Salafist police officer suspended in Germany

Authorities connect suspect with radical group after he registers for permit to hand out Salafist literature.

German Muslims hand out english-language Korans 370 (photo credit: REUTERS/Tobias Schwarz)
German Muslims hand out english-language Korans 370
(photo credit: REUTERS/Tobias Schwarz)
BERLIN – Authorities in the west German city of Duisburg suspended an officer who is a member of a growing radical movement of Islamists in the Federal Republic because he misused his access to confidential domestic intelligence information in connection with the observation of the Salafi group.
“It is a very, very serious case,” said a spokesman for the Interior Ministry of North Rhine-Westphalia, according to a report last week in the Westdeutsche Allgemeine Zeitung (WAZ).
The suspended officer is named Ali K. German media frequently do not release the last names of suspects. The WAZ reported that Ali K’s police functions could have been compromised because he was supposed to monitor Salafists. Ali K. had contacts to radical Islamic preachers who advocate hate, the newspaper said.
The radical group of German Salafists is considered as rejecting the democratic structure of the Federal Republic and propagating violence against non-Muslims, specifically women, gays, and Jews.
The authorities first discovered the 31-year-old Ali K.’s pro-Salafist activity last month when he registered for a permit allowing an information booth to give out Salafist literature in a public place. According to the WAZ, Essen police president Stephania Fischer-Weinsziehr believes he will be “dismissed from the civil service.”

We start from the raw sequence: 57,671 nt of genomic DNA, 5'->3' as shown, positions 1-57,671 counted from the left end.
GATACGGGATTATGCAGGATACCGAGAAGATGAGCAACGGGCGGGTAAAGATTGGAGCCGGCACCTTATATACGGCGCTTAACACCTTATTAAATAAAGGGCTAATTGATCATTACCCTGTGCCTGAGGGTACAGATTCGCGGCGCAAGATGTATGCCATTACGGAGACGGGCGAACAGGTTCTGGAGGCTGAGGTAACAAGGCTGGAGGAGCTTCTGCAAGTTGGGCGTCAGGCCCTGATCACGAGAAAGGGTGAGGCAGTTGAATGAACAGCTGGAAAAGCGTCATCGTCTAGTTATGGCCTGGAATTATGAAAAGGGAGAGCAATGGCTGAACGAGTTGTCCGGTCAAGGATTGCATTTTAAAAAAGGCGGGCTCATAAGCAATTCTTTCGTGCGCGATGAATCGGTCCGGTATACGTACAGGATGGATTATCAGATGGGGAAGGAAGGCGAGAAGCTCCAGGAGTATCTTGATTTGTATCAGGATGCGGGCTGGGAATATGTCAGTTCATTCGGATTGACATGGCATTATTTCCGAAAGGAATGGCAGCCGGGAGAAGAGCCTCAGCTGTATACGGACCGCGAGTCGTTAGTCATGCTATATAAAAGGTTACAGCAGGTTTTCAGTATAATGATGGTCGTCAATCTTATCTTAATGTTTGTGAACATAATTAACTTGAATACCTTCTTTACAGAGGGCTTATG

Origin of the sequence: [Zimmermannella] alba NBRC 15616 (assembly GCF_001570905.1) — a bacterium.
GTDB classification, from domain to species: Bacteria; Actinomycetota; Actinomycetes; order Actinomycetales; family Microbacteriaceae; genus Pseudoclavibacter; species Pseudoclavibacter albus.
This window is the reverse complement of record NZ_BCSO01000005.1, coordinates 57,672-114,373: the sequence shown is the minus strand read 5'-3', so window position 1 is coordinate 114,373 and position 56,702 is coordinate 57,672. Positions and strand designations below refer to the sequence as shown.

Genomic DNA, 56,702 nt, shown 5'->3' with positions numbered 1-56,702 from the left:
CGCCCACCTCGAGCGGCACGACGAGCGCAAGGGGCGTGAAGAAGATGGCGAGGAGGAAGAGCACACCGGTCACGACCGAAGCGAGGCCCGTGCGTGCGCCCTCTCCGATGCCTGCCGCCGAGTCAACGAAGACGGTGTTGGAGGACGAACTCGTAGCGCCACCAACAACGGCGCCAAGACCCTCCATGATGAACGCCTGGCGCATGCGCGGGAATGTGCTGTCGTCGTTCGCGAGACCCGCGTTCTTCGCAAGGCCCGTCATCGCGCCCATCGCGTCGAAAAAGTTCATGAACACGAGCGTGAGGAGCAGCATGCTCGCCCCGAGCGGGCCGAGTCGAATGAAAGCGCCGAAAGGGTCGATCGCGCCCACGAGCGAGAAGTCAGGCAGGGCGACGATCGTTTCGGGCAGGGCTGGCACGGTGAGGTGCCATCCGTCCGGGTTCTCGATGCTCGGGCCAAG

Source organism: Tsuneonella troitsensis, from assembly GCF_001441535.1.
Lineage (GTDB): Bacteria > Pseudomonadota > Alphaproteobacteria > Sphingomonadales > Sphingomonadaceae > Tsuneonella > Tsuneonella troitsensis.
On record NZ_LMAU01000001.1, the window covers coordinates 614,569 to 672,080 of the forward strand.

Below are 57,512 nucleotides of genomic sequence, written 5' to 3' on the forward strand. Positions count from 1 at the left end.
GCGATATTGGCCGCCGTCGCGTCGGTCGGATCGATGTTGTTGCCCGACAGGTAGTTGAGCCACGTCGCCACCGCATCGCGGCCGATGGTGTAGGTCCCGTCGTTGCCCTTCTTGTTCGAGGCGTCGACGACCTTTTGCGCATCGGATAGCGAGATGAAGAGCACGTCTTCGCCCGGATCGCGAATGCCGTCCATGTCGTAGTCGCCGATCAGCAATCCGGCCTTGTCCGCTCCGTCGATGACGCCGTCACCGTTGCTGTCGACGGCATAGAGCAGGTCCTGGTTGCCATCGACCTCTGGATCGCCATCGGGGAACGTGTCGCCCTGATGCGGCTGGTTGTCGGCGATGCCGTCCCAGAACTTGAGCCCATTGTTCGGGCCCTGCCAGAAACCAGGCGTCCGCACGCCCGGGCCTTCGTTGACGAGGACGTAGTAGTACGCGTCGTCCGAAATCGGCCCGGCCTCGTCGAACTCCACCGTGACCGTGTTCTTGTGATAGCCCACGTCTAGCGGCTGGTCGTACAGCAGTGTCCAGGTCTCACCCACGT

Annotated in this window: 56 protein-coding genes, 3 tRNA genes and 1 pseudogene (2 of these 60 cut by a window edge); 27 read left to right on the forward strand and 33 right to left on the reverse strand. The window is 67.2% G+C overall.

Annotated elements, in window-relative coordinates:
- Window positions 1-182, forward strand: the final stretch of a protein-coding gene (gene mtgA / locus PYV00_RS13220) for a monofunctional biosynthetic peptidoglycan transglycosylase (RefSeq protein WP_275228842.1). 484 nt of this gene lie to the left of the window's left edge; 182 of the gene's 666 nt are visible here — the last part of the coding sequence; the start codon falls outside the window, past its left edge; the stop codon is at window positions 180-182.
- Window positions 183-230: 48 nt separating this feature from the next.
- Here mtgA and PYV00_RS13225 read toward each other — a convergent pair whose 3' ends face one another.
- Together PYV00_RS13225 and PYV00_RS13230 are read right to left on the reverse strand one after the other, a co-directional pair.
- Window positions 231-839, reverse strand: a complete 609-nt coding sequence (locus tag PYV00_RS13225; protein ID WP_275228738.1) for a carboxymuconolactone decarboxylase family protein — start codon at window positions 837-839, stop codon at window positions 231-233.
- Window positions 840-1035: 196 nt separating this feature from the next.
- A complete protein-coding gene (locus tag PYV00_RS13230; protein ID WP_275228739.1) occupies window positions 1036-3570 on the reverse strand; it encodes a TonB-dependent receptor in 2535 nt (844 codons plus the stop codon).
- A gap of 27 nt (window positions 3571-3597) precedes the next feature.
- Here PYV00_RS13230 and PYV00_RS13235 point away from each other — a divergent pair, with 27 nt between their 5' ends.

Neither Ali K. nor his attorney have issued statements.
Salafist Muslims in Germany moved forward with a campaign in Germany, Austria and Switzerland to give away 25 million Korans.
Ibrahim Abou Nagie, a Gazaborn Palestinian preacher, who lives in Cologne is the principal organizer of the growing Salafist Koran distribution campaign. The Interior Ministry in North Rhine- Westphalia termed the actions as aggressive proselytizing.
It is unclear if Ali K. has contact with Abou Nagie.
A March report in The Guardian noted that United Kingdom officials believe Germany has become a hotbed of radical Islamic recruitment activity.
A German Islamist from Kosovo, Arid Uka, shot two American soldiers and was linked to Salafist groups. Critics charge lax German laws with failing to rope in growing Islamic extremism in the Federal Republic. German Muslims have over the years travelled to the war theaters of Afghanistan and Pakistan to participate in violent attacks on American serviceman.
Last week, a German court convicted Ahmad Wali Siddiqui, a German-Afghan from Hamburg, of membership in al-Qaida. The court sentenced him to six years. Siddiqui was allegedly planning attacks on Europe’s economic institutions. He travelled to Pakistan and Afghanistan in 2009 with a group of fellow German Muslims for secure training from al-Qaida and the Islamic Movement of Uzbekistan. The US government captured him in Kabul in 2010 and learned about the planned terror attacks in Europe.